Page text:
After 13 years of Labour rule in the United Kingdom and the scandals that came with it, most suspected that the May 7 elections would have been a landslide victory for David Cameron and the Conservative Party. However the opposite is true. Despite the knowledge that the Labour Party wanted to balkanize the population and despite Labour taking away the British people’s right to vote on the Lisbon Treaty, the Conservatives only pulled out 36% of the vote. In a time in which the rest of Europe is moving steadily toward the right, the United Kingdom is not, or at least there are no visible signs as of yet.
The Labour Party of course did not win anything in this election, it was an obvious defeat, but the Conservative victory should not be viewed as an intellectual shift of the British populace, it is merely a reaction to the 13 years of Labour rule. After all, the BNP and the UKIP only won 1.9% and 3.1% of the popular vote respectively. But just as the Conservatives gained a moderate victory, the Liberal Democrats may have gained even a larger victory. The Liberal Democrats did loose five seats, but with no party being able to rule alone, the Conservatives or Labour are going to be forced to make a coalition with the Liberal Democrats, hence putting the Europhile, environmentalist party, in a strong position.
But what does this all mean? It means that the United Kingdom is still trapped in its move to the left. In regards to the European Union, the Conservatives are only moderately Eurosceptic, while Labour and especially the Liberal Democrats are very pro-Europe. In their negotiations with each other over a possible coalition, Nick Clegg, head of the Liberal Democrats, told David Cameron that the issue of Europe is one that the Liberal Democrats will not compromise on and in an environment where the Conservatives need a coalition and need to make one before any Labour-Liberal Democrat coalition can be formed, the Conservatives might just compromise on this issue, not to mention a whole host of other areas such as the environment and anti-defense spending.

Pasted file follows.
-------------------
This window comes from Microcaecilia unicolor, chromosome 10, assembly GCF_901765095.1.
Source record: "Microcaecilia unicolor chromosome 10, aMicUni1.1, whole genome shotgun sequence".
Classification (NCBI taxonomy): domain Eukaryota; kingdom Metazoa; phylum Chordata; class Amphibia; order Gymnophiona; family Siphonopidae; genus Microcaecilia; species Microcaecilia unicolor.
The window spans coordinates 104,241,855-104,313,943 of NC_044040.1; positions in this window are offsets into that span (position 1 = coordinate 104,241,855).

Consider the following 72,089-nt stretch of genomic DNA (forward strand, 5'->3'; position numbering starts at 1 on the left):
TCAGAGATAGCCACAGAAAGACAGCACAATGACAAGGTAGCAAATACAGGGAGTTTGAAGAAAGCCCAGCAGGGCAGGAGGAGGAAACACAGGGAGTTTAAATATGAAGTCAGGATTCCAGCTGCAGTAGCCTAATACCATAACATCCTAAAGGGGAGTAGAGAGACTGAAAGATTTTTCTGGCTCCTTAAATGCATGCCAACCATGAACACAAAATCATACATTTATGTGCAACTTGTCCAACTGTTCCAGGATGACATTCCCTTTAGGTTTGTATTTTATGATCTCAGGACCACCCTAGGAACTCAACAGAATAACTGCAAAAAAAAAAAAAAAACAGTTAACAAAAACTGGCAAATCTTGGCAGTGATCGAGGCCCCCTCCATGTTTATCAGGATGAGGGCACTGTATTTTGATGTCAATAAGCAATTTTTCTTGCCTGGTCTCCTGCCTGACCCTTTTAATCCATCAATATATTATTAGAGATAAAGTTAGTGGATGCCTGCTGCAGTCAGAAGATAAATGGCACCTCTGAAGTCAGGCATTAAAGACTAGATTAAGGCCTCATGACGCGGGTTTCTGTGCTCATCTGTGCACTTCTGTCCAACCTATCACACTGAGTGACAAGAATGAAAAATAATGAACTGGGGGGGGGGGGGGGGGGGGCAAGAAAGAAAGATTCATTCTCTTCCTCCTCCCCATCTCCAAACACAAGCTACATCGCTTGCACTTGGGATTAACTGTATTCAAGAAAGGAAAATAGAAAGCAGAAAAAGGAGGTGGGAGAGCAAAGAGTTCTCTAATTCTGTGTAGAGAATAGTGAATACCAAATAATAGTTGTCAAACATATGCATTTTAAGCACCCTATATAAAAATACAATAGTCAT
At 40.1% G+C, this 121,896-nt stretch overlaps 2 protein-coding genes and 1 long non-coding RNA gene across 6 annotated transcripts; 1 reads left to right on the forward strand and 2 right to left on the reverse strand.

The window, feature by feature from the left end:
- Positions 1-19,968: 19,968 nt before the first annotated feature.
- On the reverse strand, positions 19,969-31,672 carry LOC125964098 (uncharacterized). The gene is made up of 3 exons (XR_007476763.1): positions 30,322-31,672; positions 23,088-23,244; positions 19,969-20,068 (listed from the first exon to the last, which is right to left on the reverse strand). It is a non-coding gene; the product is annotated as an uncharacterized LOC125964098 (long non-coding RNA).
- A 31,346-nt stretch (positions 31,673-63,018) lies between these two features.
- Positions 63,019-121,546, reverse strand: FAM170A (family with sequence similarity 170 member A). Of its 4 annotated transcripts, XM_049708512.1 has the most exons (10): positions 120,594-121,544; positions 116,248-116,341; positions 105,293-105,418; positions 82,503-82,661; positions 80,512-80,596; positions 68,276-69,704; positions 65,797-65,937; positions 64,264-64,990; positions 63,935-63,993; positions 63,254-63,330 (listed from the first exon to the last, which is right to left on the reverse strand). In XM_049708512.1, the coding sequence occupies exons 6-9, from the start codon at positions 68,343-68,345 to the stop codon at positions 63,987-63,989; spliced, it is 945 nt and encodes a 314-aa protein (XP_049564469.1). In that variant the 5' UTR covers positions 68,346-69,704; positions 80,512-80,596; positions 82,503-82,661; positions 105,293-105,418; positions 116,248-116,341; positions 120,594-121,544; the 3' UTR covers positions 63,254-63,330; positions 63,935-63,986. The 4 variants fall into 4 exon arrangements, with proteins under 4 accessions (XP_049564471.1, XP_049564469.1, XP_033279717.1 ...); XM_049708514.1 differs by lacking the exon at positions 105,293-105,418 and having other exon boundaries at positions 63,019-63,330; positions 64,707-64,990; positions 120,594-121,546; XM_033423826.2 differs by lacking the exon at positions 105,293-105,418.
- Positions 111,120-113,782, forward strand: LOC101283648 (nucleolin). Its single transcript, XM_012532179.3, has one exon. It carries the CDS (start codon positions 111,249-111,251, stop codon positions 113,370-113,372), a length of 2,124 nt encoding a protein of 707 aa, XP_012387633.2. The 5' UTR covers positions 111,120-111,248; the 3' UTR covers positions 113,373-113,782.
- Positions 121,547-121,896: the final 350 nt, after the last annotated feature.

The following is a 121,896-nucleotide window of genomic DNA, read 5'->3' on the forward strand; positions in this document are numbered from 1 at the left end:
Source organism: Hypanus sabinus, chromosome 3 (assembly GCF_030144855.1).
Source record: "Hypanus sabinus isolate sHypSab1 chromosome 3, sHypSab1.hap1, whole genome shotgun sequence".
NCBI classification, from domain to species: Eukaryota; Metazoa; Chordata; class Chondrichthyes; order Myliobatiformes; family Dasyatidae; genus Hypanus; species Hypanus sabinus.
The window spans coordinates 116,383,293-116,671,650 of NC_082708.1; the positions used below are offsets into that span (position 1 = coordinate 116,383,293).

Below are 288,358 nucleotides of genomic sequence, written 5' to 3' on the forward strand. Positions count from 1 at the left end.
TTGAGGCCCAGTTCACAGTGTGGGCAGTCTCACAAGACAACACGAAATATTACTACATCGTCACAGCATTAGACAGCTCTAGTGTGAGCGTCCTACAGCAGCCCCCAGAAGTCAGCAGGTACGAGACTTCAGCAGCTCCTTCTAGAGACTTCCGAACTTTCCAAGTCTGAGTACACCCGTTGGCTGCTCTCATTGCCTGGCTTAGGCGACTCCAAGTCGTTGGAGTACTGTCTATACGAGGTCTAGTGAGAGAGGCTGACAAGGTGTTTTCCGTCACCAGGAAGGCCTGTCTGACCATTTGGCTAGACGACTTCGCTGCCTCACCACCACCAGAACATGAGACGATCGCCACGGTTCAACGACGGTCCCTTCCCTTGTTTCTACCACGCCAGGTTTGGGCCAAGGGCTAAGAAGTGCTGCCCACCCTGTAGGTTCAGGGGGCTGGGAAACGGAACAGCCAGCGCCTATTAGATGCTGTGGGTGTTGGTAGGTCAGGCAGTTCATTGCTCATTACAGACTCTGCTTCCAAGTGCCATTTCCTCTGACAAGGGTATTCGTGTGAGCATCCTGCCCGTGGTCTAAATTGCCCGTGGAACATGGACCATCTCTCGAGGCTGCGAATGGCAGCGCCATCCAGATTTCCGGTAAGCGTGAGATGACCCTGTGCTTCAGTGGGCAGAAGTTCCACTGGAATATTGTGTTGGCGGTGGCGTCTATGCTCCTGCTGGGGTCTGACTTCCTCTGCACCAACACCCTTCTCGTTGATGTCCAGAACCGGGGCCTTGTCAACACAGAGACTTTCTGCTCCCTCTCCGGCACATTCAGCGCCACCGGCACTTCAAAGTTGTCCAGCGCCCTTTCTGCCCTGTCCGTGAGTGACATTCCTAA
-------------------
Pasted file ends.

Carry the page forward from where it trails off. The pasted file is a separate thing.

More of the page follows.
The only favorable result from these elections for the right is in the realm of immigration. Though the Conservatives and the Liberal Democrats are not as strong against illegal immigration as perhaps most right wingers would like, they both are for reforming immigration laws and perhaps even reducing immigration numbers. But the jury will still be out to see how this all plays out. But either way, when it comes to the realm of national survival, the United Kingdom is still not as far along the path to recovery as the rest of Europe is, unfortunately.